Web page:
Whey protein – what is it?

All mammalian milk is made up of three main macronutrients – carbohydrates, protein and fats. The protein in the milk provides amino acids that are used for tissue growth and building up new cells, especially new muscle.

The protein fraction comes in two main groups – whey and casein. These two groups were historically made during the cheese making when milk was heated, leaving behind the solid part (curd). This is where most of the casein is. The soluble part left behind is where the whey protein is.

How much is in milk?

Human breastmilk protein is about 50-70% whey protein, and the rest is casein – this is called “whey dominant”. In contrast, unprocessed cow’s milk protein is only has about 20% whey protein [1].

Immediately after birth, the immature milk (colostrum) of humans contains closer to 60:40 whey-to-casein ratio, but as breastfeeding continues, this slowly goes to down to about 50:50 [2].

To compensate for this, dairy milk is often dried out and separated into whey and casein, so that the whey part can be added back to make dairy products more like human milk, although breast milk naturally has the best balance of casein to whey for infants.

What is it made of?

Whey protein, like any source of protein, is made up of amino acids. There are more that 20 different kinds of amino acids, and these are classified as individual nutrients. Most are used in the cells to replicate and form new tissues, while some of them are also used for energy production. Tissues that are growing rapidly, including muscle tissue, skin and blood cells, require a constant supply of amino acids.

Whey protein is very high in a protein called beta-lactoglobulin (beta-LG) [3]. Beta-LG helps with the digestion of milk fats, and by binding to nutrients, helping to protect them from acids in the stomach, so they can go on to be absorbed better in the intestine. Beta-LG transports some minerals, including calcium, and vitamins including vitamin A [4].

Whey protein also contains lactoferrin, which is the main iron-carrying and immune stimulating protein of milk [5]. Furthermore, it contains higher amounts of branch-chained amino acids (BCAA’s) including isoleucine, leucine and valine, compared to casein.

What are the benefits of whey protein?

The main advantage of whey protein is that it is enriched in human milk. It is thought that the high whey composition of human milk is what makes it more satisfying for infants.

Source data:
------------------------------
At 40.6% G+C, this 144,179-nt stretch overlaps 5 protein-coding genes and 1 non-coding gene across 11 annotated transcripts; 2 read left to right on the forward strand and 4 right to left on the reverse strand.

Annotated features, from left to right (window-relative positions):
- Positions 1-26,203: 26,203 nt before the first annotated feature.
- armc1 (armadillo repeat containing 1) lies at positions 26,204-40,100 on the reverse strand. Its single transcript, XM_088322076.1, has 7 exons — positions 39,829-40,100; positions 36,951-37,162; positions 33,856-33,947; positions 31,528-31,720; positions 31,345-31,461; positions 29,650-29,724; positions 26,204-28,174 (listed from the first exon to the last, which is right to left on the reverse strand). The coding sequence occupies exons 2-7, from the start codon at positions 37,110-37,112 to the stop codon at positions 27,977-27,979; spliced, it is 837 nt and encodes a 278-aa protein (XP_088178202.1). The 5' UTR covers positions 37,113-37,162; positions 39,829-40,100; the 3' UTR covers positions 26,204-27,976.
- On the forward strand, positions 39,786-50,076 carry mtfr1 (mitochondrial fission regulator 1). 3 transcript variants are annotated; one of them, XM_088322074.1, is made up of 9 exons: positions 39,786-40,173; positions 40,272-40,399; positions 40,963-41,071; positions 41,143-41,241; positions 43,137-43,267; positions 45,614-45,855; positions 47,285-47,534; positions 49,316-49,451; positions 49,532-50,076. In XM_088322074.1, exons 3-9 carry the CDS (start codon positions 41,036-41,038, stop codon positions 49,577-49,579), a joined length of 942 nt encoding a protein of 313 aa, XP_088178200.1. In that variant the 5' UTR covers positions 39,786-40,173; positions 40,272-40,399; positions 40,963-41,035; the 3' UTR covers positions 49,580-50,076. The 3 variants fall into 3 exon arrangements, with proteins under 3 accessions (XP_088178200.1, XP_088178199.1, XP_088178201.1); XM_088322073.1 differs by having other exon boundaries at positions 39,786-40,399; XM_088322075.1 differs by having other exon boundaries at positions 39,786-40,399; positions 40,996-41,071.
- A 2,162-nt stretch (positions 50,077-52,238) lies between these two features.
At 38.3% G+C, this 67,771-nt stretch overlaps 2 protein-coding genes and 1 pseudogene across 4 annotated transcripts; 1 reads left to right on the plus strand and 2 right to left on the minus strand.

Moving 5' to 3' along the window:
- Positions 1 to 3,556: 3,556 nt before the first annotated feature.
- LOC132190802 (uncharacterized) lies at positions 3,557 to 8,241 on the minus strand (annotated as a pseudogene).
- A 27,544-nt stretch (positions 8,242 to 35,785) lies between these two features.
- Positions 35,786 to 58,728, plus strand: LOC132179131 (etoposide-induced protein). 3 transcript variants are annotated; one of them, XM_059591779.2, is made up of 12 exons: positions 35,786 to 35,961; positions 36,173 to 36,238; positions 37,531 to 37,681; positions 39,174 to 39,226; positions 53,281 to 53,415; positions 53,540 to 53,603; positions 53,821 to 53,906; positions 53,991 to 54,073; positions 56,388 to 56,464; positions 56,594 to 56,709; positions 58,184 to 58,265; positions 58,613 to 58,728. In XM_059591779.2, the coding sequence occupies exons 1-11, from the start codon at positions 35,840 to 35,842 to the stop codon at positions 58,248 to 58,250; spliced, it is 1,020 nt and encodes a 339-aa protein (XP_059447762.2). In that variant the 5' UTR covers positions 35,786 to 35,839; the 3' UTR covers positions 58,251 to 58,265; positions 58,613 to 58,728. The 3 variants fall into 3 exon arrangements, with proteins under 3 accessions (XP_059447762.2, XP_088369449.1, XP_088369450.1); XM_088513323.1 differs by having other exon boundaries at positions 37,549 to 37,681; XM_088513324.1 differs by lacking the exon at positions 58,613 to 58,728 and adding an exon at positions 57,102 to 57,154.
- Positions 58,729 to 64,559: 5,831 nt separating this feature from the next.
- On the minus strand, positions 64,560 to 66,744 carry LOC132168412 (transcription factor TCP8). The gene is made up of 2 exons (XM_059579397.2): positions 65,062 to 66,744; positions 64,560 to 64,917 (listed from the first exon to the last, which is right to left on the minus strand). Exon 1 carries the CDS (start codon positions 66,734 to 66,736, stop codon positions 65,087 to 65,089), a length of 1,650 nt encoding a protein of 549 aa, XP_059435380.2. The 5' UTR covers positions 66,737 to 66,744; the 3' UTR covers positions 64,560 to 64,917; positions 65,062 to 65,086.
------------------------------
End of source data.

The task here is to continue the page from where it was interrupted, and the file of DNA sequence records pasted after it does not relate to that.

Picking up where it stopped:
One possible reason for this is because whey leaves the stomach efficiently to be well absorbed [6]. This is called gastric emptying (GE). In one study in children, GE of whey protein was almost 50% faster than casein [7], with lower levels of digestive discomfort.

Another advantage is that whey protein from cow’s milk is higher in calcium than human whey protein, and this is true of cow’s milk in general. Combined with the naturally occurring BCAAs, whey protein, especially when fortified with a complete source of micronutrients, would support tissue building during growth and development.

In one very early study, infants with lower weights at birth were fed either a formula containing 40% whey, or one with 15% whey [8]. Infants in the 40% group grew larger and showed better absorption of  nitrogen (a part of amino acids).

Whey protein may also be more beneficial to the infant gut microbiome. In one study, whey protein formulas resulted in a bacterial composition that was closer to breastfed infants than those fed a casein-based formula [9].

Whey based milk formulas for infants and children

Many milk formulas contain whey protein that has been enriched to emulate the composition of human milk. But nutrients formulas with whey protein are not just restricted to infants. Since whey protein is also used as a dietary supplement protein source in older age groups, it has proven nutritional benefits in different foods for preventing protein deficiencies.

  1. https://www.ncbi.nlm.nih.gov/pmc/articles/PMC4882692/#:~:text=Depending%20on%20the%20stage%20of,the%20milk%20of%20other%20mammals.
  2. https://pubmed.ncbi.nlm.nih.gov/1515752/
  3. https://www.ncbi.nlm.nih.gov/pmc/articles/PMC7126817/
  4. https://sci-hub.se/10.1016/j.nut.2013.10.011
  5. https://www.ncbi.nlm.nih.gov/pmc/articles/PMC5577213/
  6. https://pubmed.ncbi.nlm.nih.gov/26472544/
  7. https://core.ac.uk/reader/12175628?utm_source=linkout
  8. https://pubmed.ncbi.nlm.nih.gov/571263/
  9. https://pubmed.ncbi.nlm.nih.gov/2624474/